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The Future of ASEAN is Digital, but Australia Crawls at a Dial-up Pace

16 Sep 2019
By Yasmin Poole
World Economic Forum on ASEAN discussing the agenda on ASEAN's Digital Future in Hanoi, Source: World Economic Forum, Flickr,

In spite of Australia emphasising its need to engage with the Asia Pacific, its digital engagement with ASEAN should be addressed, as it could develop e-commerce potential. 

The digital barrier

The failure to efficiently digitalise trade have continued to limit the potential it could have. ASEAN (Association of Southeast Asian Nations) is hurtling towards an exciting digital future. Southeast Asia is the fastest-growing internet market in the world, with a forecasted 480 million users by 2020. Its e-commerce rate is increasing even faster than China alongside technology start ups being increasingly prevalent in Indonesia to Singapore. Indonesia, for example, has set a plan to create 1000 high tech start ups by 2020 with a value of up to US $10 billion.

Despite this economic potential, there remains significant scope for improvement. Some ASEAN nations have digitally advanced faster than others. Myanmar, for example, has dramatically improved its internet usage through smartphones, but service providers restrict what sites can be used. The Philippines continues to struggle with overly expensive data. Rural towns in Indonesia still have scarce internet infrastructure, low penetration rates and slow internet speeds. 

Australia’s trading system is also inefficient through failure to digitalise its systems. As seen in the World Bank’s “Trading Across Borders” ranking, Australia sits at 95th sliding down from an original 34th spot in 2011. Despite being the “lucky country,” action must be taken to ensure this luck does not run out.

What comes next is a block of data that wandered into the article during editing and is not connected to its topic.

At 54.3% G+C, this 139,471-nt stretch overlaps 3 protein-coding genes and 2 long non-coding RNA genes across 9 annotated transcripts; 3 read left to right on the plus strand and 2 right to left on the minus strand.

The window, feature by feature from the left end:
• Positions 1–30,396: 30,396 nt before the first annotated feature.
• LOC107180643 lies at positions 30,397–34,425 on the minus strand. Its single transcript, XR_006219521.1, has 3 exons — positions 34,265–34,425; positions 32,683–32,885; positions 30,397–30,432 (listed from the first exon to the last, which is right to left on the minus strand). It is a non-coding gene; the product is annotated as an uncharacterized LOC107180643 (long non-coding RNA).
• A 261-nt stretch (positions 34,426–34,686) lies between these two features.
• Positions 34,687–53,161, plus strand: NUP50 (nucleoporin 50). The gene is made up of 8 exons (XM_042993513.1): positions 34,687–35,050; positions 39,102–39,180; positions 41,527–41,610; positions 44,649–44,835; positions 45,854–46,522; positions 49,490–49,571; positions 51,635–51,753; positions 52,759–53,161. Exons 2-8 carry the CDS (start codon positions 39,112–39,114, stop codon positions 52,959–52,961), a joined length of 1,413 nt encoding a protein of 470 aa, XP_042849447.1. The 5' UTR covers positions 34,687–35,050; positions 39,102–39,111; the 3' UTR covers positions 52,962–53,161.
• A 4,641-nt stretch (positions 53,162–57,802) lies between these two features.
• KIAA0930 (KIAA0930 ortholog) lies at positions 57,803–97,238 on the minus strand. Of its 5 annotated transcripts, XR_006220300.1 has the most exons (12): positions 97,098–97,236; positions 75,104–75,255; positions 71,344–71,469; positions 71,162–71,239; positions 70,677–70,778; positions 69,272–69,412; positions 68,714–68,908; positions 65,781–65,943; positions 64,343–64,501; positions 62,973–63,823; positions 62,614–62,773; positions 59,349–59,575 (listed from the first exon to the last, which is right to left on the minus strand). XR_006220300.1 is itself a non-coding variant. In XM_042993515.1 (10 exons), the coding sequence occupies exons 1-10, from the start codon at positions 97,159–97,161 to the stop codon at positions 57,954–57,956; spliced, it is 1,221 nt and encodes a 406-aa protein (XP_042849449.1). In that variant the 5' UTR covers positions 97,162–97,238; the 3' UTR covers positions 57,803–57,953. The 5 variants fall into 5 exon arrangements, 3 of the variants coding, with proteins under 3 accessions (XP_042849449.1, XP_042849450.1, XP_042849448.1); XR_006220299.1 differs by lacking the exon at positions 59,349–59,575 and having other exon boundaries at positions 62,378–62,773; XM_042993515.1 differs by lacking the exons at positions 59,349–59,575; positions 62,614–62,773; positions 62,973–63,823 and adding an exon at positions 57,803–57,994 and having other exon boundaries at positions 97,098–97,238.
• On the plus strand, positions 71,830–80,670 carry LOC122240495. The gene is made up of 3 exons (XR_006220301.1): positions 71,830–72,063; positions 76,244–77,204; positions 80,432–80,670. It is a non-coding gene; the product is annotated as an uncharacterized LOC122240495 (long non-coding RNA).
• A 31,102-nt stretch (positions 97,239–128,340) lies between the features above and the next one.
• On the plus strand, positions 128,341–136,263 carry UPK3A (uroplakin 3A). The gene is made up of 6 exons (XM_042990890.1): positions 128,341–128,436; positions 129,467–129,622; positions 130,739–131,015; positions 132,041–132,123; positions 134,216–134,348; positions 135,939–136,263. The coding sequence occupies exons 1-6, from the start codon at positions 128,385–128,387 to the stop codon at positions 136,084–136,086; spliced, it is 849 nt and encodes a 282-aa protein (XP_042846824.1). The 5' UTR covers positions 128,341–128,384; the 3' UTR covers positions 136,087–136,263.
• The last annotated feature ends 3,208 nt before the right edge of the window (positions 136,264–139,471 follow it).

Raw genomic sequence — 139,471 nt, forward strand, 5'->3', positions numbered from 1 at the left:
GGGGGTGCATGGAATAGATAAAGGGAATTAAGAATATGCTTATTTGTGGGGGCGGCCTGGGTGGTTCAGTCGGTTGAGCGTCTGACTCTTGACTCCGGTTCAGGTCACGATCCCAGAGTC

How can Australia contribute to ASEAN’s digital future?

Australia can improve its trade through assisting the digitalisation of ASEAN by improving infrastructure and security. There is a significant “digital chasm” between developed and developing countries in ASEAN, particularly due to a lack of physical and regulatory infrastructure, policies, consumer behaviour and availability of skilled talent. Australia should redirect foreign aid to nations like Laos, Philippines and Myanmar to strengthen and build such infrastructure. Common problems facing these nations include high price for internet use or limitation of internet usage. By establishing digital infrastructure projects and advising on improving current digital systems, Australia can unlock the e-commerce market in the region. This could include transitioning developing ASEAN nations to using digital banking or streamlining a single digital payment platform. All of these would increase the penetration of e-commerce within ASEAN countries lacking digital infrastructure.